MideastWeb Middle East Web Log
Since I last wrote about Iran's nuclear program, the momentum of events has shifted.
Half a year ago, UN nuclear inspectors seemed to be on the verge of forcing Tehran to acknowledge the full extent of its activities and start dismantling them. Instead, the Iranians have succeeded in keeping the crisis "in suspension" for months on end, simultaneously stonewalling the nuclear inspectors while buying time with an on-again, off-again suspension of uranium enrichment activities. At the same time, they've worked to cement tactical alliances with Moscow and Beijing, making UN sanctions increasingly unlikely.
Is any resolution in sight?
Since they first confirmed the existence of Iran's secret nuclear activities, the inspectors of the International Atomic Energy Agency (IAEA) have caught the Iranians lying several times over. Instead of denouncing Iran to the IAEA's member states -- a way of putting the issue on the doorstep of the UN Security Council -- the IAEA inspectors invited the Iranians to come clean. This was a bargain of sorts: the Iranians would provide the inspectors with more access and greater insight into what they had been doing; in exchange, the inspectors would issue diplomatically phrased reports, while continuing to unravel the threads.
The inspectors' strategy paid off, bringing to light secret uranium imports, two centrifuge enrichment programs, a laser enrichment program, plans for a heavy water reactor, work on an isotope normally used as a bomb trigger, and more. Their progress continued until the Iranians, who by this time had commenced openly enriching uranium, cut a deal with Britain, France, and Germany to suspend this work.
In the fall of 2003, Iranian officials pledged to cooperate fully with the IAEA -- but over time, they became noticeably less willing to admit the truth when elements of their nuclear cover stories failed to hold together. The stonewall settled in. The Iranians have un-suspended and now re-suspended their enrichment program. They seem to calculate that the Europeans will let bygones be bygones, and hold back from sanctions so long as Iran doesn't make an open grab for a nuclear bomb.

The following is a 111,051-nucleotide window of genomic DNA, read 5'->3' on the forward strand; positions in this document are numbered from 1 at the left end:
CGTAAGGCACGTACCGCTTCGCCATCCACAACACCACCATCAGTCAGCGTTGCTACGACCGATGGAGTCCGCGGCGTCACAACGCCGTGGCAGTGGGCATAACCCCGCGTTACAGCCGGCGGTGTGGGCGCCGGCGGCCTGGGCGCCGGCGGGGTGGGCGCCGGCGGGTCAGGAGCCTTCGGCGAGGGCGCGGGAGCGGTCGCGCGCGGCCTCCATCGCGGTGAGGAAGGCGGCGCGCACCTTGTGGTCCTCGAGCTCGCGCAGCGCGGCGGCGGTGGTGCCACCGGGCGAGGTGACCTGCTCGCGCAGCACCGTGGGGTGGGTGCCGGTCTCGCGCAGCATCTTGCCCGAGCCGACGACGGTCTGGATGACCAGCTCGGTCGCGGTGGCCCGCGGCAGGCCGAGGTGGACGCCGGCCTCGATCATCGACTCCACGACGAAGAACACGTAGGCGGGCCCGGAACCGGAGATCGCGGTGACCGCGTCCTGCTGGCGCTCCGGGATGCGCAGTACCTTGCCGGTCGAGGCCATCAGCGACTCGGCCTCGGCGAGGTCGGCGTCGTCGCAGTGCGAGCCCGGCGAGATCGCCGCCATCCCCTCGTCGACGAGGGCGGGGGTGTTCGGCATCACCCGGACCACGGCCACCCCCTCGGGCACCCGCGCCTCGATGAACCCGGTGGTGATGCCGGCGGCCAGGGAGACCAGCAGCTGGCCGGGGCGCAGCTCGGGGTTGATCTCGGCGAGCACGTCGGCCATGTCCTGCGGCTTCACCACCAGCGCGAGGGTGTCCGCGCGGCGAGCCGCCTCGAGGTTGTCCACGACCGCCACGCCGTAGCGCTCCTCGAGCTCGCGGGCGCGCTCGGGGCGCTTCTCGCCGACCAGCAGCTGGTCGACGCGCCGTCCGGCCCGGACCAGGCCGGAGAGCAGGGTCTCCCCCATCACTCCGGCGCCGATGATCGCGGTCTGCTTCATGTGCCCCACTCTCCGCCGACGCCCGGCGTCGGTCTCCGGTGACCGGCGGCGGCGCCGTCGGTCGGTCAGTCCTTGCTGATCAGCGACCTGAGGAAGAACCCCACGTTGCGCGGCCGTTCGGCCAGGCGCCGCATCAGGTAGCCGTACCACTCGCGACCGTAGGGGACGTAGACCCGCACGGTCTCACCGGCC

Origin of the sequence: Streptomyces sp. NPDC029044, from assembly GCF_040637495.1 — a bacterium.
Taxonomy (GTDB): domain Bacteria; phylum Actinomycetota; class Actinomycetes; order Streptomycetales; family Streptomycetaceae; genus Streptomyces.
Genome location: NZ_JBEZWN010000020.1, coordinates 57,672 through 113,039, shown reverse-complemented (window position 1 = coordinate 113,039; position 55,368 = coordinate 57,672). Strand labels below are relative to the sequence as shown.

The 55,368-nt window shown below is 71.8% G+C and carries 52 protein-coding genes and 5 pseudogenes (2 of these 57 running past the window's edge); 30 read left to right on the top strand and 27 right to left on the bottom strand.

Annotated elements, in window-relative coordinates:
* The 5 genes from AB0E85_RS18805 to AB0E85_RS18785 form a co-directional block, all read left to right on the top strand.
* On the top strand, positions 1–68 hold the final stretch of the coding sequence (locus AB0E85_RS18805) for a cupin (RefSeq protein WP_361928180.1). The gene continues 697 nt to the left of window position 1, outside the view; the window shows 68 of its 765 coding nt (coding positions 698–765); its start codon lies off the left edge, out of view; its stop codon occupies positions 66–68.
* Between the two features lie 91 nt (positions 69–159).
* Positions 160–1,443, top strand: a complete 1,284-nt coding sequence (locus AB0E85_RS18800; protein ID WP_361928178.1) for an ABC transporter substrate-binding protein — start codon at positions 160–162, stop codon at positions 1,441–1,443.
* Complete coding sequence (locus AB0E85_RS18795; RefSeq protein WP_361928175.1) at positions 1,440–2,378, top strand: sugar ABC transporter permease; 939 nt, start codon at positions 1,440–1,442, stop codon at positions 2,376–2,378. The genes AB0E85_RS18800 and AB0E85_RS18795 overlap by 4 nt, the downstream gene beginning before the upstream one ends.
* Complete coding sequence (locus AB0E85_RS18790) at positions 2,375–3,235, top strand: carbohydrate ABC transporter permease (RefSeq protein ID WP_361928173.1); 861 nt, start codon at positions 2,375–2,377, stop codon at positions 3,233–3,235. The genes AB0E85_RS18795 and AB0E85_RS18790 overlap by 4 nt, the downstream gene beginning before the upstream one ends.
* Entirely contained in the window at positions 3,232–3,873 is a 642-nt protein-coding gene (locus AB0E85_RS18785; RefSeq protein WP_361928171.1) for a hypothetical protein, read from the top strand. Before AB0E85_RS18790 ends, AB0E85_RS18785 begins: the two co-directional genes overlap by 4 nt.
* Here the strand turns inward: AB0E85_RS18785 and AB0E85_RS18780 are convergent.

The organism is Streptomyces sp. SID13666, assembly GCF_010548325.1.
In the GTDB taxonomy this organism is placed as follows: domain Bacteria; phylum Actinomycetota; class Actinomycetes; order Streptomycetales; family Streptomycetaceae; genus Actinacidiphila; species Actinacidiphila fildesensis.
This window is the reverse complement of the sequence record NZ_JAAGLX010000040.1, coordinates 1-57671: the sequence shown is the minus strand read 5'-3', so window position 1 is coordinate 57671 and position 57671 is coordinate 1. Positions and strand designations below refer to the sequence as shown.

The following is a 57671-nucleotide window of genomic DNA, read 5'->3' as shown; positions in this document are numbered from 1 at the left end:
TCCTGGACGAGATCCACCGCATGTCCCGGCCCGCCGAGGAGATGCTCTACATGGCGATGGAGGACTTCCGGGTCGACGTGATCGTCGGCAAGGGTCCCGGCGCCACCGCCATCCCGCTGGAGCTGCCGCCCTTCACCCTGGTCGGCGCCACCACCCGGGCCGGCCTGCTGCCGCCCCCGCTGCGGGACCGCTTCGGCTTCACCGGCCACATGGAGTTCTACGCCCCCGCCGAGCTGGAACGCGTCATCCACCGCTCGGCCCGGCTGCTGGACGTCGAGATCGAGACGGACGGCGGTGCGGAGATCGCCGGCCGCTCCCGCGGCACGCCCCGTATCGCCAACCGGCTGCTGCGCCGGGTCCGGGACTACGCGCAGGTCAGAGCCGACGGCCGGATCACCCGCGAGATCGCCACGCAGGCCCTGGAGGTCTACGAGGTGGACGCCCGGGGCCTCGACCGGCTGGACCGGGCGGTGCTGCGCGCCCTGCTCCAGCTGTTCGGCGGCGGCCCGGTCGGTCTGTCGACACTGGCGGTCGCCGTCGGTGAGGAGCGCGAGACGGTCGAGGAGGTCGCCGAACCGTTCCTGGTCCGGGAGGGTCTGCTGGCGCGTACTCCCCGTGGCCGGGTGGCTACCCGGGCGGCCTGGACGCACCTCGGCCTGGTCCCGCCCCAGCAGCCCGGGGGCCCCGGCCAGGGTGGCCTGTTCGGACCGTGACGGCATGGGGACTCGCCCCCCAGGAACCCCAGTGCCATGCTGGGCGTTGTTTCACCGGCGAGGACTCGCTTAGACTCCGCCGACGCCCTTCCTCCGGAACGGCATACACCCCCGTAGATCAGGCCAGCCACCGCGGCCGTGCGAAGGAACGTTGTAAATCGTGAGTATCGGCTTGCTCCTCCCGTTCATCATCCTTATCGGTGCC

This approach has been tremendously frustrating to American hawks, who would like to see Iran isolated as much as possible. The President and his men seem to reject the idea of freezing Iran's nuclear weapons program while allowing the regime to save face. To them, the point of the exercise isn't keeping the peace and preserving stability.
Nor is it disarmament per se. Their dearest desire is to humble adversaries and bring them to heel. After Libya gave up its unimpressive nuclear program, an unnamed "influential advocate" of the administration's view told the Washington Post, "It's 'engagement' like we engaged the Japanese on the deck of the Missouri in Tokyo Bay in 1945. The only engagement with Libya was the terms of its surrender."
And in truth, this in-between state of affairs can't last forever. The U.S. government is right to fear that the Iranians may slip through the net entirely and pursue nuclear weapons with abandon.
But there is a wild card still in play: the UN nuclear inspectors. Stonewalled or not, they continue to probe the bits and pieces of Iran's nuclear program that they have already uncovered. As they dismantle the pieces of the centrifuge cascade from the "watch factory" in Tehran, the traces they find may provide evidence of activities unambiguously tied to producing fissile material for nuclear weapons. Iran may yet end up quite isolated indeed, facing hard choices about its future should it continue on its current path.